Career Quest, a division of Syllan Careers, Inc.--Costs

B-293435.5: Apr 13, 2005

Contact:

Ralph O. White
(202) 512-8278
WhiteRO@gao.gov

 

Office of Public Affairs
(202) 512-4800
youngc1@gao.gov

Career Quest, a division of Syllan Careers, Inc. (CQ) requests that we recommend that the General Services Administration (GSA) reimburse it certain costs associated with filing and pursuing a protest in our Office relating to request for proposals (RFP) No. TFTP-MN-03-R-0001, issued by GSA pursuant to a cost comparison study under Office of Management and Budget Circular A-76.

We deny the request.

B-293435.5, Career Quest, a division of Syllan Careers, Inc.--Costs, April 13, 2005

Decision

Matter of: Career Quest, a division of Syllan Careers, Inc.--Costs

File: B-293435.5

Date: April 13, 2005

Darcy V. Hennessy, Esq., Moore Hennessy & Freeman, PC, for the protester.

John E. Cornell, Esq., General Services Administration, for the agency.

Scott H. Riback, Esq., and John M. Melody, Esq., Office of the General Counsel, GAO, participated in the preparation of the decision.

DIGEST

Request for reimbursement of protest costs incurred in connection with filing of an initial protest, in response to which agency took corrective action, is denied where corrective action was prompt and protest was not clearly meritorious.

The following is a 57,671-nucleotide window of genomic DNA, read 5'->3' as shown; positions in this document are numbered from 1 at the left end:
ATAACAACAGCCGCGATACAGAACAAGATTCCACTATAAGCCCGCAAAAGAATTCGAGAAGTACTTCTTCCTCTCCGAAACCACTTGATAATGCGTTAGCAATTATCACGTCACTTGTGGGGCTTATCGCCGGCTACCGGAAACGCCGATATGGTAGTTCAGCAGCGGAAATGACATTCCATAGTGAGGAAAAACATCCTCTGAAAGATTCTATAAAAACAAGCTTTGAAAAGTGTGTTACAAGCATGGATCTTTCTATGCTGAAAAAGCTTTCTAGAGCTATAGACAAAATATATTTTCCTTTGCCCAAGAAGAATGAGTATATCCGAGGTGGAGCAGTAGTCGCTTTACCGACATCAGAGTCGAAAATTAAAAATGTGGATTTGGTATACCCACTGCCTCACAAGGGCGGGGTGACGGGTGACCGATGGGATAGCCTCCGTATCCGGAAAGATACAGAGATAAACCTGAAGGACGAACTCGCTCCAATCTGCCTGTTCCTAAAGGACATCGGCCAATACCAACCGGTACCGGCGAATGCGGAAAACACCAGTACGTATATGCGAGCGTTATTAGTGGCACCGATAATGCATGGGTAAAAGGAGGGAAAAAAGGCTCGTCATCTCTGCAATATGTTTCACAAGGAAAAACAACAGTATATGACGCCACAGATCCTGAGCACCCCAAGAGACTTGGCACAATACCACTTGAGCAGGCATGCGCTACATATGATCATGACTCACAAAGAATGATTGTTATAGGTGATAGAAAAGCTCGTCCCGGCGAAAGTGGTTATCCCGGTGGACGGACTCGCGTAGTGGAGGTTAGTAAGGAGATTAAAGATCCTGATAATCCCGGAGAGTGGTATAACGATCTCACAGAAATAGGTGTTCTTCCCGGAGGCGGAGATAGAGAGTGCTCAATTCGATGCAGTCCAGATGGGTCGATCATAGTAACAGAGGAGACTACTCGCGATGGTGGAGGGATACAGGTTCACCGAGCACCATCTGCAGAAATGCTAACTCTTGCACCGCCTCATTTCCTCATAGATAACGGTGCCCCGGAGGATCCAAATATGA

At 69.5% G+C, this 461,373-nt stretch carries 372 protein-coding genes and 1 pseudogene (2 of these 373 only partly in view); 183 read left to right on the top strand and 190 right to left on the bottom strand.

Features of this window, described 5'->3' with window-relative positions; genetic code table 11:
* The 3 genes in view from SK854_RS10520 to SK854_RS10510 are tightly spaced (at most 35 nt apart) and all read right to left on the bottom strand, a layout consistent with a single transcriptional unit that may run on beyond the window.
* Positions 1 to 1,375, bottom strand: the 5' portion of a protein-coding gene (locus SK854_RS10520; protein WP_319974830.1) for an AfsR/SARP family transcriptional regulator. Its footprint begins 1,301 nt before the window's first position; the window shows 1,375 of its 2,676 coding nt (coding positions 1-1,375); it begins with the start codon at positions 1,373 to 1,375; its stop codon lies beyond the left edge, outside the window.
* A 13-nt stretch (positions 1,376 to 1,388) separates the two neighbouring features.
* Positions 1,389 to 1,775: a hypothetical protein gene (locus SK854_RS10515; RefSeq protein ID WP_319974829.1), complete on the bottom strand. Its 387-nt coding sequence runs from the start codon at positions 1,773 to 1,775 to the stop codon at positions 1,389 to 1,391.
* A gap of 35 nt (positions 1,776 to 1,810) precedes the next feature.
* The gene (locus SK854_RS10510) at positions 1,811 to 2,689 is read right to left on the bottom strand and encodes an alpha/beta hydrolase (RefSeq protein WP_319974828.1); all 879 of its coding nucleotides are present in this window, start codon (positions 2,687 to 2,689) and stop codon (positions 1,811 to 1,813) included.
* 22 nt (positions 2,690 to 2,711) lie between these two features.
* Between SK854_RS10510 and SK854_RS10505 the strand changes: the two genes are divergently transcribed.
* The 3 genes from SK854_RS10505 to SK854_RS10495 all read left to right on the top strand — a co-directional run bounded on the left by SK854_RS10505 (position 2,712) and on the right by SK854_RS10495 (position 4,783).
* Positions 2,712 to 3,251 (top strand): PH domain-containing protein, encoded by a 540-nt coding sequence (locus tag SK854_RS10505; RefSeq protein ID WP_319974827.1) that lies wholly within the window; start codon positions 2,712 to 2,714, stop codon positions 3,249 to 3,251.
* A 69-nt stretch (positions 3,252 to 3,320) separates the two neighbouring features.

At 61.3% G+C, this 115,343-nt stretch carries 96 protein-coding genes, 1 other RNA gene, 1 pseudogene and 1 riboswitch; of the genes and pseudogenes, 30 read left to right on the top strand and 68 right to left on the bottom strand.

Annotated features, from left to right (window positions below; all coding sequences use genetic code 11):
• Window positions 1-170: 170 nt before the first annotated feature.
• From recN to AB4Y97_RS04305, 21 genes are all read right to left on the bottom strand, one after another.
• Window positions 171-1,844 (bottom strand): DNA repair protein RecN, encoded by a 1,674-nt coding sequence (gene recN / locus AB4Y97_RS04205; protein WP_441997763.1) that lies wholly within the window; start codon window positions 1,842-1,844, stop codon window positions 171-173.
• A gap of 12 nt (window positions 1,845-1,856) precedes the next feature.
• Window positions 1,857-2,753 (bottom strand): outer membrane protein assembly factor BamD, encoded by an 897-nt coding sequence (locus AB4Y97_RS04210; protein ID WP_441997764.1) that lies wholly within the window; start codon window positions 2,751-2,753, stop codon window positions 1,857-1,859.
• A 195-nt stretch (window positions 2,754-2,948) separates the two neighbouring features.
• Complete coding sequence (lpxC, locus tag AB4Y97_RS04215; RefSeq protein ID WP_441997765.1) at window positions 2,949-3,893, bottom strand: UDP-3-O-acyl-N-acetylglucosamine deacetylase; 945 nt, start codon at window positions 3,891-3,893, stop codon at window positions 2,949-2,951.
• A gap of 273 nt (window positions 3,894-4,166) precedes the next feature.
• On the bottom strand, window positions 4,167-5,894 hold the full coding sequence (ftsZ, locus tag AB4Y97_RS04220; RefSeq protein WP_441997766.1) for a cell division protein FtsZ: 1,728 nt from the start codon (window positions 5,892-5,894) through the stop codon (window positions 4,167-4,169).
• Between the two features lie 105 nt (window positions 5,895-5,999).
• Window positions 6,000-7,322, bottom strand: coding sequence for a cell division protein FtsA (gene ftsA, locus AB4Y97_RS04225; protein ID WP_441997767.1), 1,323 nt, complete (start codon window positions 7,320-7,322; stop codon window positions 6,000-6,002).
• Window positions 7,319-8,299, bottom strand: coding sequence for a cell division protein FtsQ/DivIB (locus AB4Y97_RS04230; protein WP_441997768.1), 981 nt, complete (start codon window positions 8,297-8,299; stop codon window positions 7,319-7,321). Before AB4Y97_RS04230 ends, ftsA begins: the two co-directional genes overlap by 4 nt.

DECISION

Career Quest, a division of Syllan Careers, Inc. (CQ) requests that we recommend that the General Services Administration (GSA) reimburse it certain costs associated with filing and pursuing a protest in our Office relating to request for proposals (RFP) No. TFTP-MN-03-R-0001, issued by GSA pursuant to a cost comparison study under Office of Management and Budget Circular A-76.

We deny the request.

The agency announced in August 2002 that it would perform an A-76 study in connection with the operation of its National Customer Support Center for Federal Supply Schedule users and, pursuant to that announcement, issued the RFP in April2003. CQ was selected as the private-sector concern whose proposed cost would be compared to that of the agency's most efficient organization (MEO) in the cost comparison. The agency performed its cost comparison and determined that performance in-house by the MEO would be less expensive than contracting out for the requirement. CQ appealed the matter to the agency appeal authority (AAA), which affirmed GSA's decision. By letter dated December 5, 2003, CQ filed a protest in our Office (B-293435) objecting to GSA's determination that it would be less expensive to retain the requirement in-house. Shortly thereafter, prior to GSA's filing of its report in our Office, the agency advised that it intended to take corrective action by reopening the agency appeal process; accordingly, by decision dated December 30, we dismissed CQ's protest as academic.